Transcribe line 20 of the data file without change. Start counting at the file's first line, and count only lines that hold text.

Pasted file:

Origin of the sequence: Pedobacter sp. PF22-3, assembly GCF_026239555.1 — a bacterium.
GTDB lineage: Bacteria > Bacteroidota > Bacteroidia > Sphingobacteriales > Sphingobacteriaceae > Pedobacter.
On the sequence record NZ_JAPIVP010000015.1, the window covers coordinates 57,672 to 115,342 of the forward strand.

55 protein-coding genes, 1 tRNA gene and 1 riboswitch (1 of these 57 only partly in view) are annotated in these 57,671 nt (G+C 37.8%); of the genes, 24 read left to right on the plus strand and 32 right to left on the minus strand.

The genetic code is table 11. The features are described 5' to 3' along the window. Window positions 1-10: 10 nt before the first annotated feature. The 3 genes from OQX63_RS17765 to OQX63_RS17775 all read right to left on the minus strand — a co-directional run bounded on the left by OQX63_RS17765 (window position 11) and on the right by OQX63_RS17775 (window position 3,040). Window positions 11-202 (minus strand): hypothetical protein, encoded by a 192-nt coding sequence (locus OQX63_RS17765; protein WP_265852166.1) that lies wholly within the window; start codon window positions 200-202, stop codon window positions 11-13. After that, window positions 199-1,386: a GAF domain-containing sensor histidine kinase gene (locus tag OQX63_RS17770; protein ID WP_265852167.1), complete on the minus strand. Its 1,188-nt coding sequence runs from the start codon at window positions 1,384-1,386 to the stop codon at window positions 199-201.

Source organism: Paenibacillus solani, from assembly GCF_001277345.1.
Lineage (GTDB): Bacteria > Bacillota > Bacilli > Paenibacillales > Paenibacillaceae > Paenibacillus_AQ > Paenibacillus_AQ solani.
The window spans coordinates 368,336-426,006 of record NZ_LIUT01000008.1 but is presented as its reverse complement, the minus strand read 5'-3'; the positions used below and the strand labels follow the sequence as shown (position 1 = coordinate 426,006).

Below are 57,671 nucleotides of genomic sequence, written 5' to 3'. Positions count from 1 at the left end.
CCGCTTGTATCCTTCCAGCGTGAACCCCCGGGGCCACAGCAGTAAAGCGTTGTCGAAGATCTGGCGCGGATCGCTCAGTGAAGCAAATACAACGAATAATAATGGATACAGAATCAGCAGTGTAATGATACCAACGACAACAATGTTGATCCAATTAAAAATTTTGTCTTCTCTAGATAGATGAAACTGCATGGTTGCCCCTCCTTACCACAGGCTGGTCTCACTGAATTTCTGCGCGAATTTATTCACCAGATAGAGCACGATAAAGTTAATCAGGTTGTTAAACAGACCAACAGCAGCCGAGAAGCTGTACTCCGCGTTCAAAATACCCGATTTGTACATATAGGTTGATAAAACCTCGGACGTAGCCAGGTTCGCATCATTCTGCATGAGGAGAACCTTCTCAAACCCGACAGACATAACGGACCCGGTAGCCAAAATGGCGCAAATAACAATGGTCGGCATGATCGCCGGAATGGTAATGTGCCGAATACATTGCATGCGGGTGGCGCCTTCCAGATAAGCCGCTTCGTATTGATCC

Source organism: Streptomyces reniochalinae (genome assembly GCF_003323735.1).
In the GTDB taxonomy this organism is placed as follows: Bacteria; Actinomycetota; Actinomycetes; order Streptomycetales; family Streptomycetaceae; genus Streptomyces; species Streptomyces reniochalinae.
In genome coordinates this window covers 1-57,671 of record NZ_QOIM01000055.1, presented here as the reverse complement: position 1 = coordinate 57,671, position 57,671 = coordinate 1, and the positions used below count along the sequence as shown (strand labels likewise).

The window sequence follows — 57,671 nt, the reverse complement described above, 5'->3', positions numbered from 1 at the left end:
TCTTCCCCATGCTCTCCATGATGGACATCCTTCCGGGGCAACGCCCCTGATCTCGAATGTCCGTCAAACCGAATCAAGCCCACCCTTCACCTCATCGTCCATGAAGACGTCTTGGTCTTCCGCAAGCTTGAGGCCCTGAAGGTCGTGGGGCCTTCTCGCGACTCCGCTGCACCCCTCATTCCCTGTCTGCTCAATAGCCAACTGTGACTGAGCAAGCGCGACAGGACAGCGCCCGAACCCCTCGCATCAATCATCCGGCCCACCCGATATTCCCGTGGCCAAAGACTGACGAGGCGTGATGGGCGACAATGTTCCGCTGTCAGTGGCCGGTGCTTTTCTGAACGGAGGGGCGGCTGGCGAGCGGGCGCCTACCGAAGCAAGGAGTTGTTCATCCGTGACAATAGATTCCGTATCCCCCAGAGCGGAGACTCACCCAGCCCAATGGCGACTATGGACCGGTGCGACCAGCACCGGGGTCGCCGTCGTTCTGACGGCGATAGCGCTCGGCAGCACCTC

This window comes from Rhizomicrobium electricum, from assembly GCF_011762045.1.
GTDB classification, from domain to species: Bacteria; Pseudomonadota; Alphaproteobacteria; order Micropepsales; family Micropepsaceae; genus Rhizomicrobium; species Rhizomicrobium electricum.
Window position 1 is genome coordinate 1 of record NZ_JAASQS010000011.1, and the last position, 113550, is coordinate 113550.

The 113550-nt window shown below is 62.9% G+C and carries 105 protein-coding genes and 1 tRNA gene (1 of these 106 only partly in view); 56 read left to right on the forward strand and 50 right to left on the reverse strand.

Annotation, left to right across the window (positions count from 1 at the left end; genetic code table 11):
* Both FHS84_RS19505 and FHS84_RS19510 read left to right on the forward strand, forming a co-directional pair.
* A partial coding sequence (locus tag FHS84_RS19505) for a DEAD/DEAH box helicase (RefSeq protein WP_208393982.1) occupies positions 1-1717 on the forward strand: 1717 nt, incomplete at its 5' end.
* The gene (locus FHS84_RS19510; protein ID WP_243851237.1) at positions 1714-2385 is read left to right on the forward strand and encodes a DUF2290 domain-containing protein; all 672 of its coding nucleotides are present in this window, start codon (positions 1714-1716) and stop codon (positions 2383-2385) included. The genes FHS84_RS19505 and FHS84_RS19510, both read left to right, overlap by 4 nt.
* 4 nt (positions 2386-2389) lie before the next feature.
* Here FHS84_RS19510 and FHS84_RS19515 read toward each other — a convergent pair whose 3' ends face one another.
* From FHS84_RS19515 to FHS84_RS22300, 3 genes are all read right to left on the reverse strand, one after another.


Annotation, left to right across the window (positions count from 1 at the left end; genetic code table 11):